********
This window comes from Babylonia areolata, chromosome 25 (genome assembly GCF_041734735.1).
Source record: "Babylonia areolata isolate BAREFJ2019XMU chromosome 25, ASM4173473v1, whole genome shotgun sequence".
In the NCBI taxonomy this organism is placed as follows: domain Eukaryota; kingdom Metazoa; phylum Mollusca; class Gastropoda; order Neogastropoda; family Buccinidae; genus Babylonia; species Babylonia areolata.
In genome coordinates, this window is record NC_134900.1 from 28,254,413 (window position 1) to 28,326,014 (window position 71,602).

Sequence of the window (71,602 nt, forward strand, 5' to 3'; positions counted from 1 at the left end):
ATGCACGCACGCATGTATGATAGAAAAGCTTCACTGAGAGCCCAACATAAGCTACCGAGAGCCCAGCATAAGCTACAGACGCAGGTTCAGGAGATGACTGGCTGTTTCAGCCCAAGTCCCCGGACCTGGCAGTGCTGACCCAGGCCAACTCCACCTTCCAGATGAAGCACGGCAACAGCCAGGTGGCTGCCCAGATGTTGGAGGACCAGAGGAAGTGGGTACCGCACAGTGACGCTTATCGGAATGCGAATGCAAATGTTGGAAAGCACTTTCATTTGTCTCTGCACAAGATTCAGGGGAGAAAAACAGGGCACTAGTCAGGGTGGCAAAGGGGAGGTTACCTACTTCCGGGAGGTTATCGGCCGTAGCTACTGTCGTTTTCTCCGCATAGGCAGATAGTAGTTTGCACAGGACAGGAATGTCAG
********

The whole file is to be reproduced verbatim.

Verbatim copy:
This window comes from Babylonia areolata, chromosome 25 (genome assembly GCF_041734735.1).
Source record: "Babylonia areolata isolate BAREFJ2019XMU chromosome 25, ASM4173473v1, whole genome shotgun sequence".
In the NCBI taxonomy this organism is placed as follows: domain Eukaryota; kingdom Metazoa; phylum Mollusca; class Gastropoda; order Neogastropoda; family Buccinidae; genus Babylonia; species Babylonia areolata.
In genome coordinates, this window is record NC_134900.1 from 28,254,413 (window position 1) to 28,326,014 (window position 71,602).

Sequence of the window (71,602 nt, forward strand, 5' to 3'; positions counted from 1 at the left end):
ATGCACGCACGCATGTATGATAGAAAAGCTTCACTGAGAGCCCAACATAAGCTACCGAGAGCCCAGCATAAGCTACAGACGCAGGTTCAGGAGATGACTGGCTGTTTCAGCCCAAGTCCCCGGACCTGGCAGTGCTGACCCAGGCCAACTCCACCTTCCAGATGAAGCACGGCAACAGCCAGGTGGCTGCCCAGATGTTGGAGGACCAGAGGAAGTGGGTACCGCACAGTGACGCTTATCGGAATGCGAATGCAAATGTTGGAAAGCACTTTCATTTGTCTCTGCACAAGATTCAGGGGAGAAAAACAGGGCACTAGTCAGGGTGGCAAAGGGGAGGTTACCTACTTCCGGGAGGTTATCGGCCGTAGCTACTGTCGTTTTCTCCGCATAGGCAGATAGTAGTTTGCACAGGACAGGAATGTCAG